White House will take a ‘hands-off’ approach to AI regulation

White House will take a ‘hands-off’ approach to AI regulation
Ryan is an editor at TechForge Media with over a decade of experience covering the latest technology and interviewing leading industry figures. He can often be sighted at tech conferences with a strong coffee in one hand and a laptop in the other. If it's geeky, he’s probably into it. Find him on Twitter: @Gadget_Ry

The White House has decided it will take a ‘hands-off’ approach to AI regulation despite many experts calling for safe and ethical standards to be set.

Some of the world’s greatest minds have expressed concern about the development of AI without regulations — including the likes of Elon Musk, and the late Stephen Hawking.

Musk famously said unregulated AI could post “the biggest risk we face as a civilisation”, while Hawking similarly warned “the development of full artificial intelligence could spell the end of the human race.”

The announcement that developers will be free to experiment with AI as they see fit was made during a meeting with representatives of 40 companies including Google, Facebook, and Intel.

Strict regulations can stifle innovation, and the U.S has made clear it wants to emerge a world leader in the AI race.

Western nations are often seen as somewhat at a disadvantage to Eastern countries like China, not because they have less talent, but citizens are more wary about data collection and their privacy in general. However, there’s a strong argument to be made for striking a balance.

Making the announcement, White House Science Advisor Michael Kratsios noted the government did not stand in the way of Alexander Graham Bell or the Wright brothers when they invented the telephone and aeroplane. Of course, telephones and aeroplanes weren’t designed with the ultimate goal of becoming self-aware and able to make automated decisions.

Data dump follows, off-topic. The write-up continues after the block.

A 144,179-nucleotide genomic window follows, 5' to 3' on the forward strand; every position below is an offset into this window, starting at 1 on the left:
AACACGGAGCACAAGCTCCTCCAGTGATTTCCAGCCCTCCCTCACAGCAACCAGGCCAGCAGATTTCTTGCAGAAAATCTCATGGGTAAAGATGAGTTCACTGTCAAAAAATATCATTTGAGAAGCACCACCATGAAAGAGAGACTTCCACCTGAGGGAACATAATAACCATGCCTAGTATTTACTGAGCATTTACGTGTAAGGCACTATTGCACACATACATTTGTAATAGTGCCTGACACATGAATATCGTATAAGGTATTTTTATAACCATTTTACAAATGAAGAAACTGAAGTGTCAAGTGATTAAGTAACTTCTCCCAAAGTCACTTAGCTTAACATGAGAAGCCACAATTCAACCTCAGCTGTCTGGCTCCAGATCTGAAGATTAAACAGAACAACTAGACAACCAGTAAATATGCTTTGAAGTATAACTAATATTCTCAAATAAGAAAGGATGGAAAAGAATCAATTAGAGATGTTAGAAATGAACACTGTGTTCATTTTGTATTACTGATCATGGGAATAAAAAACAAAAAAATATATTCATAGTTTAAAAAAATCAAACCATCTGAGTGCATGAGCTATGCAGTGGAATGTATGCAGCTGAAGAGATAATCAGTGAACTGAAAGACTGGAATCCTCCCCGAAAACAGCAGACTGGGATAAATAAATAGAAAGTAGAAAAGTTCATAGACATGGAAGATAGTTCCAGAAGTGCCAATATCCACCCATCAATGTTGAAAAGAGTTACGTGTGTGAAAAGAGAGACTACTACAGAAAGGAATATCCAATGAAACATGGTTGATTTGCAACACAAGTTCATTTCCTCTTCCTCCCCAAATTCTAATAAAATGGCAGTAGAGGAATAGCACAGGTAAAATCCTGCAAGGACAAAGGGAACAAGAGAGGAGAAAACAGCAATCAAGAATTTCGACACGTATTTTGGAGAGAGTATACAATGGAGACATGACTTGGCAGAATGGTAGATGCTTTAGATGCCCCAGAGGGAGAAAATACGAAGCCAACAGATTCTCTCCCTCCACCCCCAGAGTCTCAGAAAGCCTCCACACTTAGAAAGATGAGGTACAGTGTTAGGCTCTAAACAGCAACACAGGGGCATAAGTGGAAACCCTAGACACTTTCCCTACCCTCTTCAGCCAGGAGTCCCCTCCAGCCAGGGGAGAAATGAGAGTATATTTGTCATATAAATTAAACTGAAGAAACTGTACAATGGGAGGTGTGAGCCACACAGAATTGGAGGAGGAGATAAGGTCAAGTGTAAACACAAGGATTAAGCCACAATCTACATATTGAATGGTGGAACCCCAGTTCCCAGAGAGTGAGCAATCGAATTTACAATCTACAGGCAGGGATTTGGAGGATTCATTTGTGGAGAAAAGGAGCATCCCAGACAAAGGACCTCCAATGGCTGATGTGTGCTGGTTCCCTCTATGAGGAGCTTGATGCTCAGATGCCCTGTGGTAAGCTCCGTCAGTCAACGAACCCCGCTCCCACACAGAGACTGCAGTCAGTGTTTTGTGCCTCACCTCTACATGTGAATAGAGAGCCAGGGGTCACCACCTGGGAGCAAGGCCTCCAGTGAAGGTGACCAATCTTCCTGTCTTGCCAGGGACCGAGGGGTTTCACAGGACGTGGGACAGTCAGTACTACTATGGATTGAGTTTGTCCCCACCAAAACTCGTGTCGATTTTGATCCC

Both telephones and aeroplanes, like many technological advancements, have been used for military applications. However, human operators have ultimately always made the decisions. AI could be used to automatically launch a nuclear missile if left unchecked.

Recent AI stories have some people unnerved. A self-driving car from Uber malfunctioned and killed a pedestrian. At Google I/O, the company’s AI called a hair salon and the receptionist had no idea they were not speaking to a human.

People not feeling comfortable with AI developments is more likely to stifle innovation than balanced regulations.

What are your thoughts on the White House’s approach to AI regulation? Let us know in the comments.

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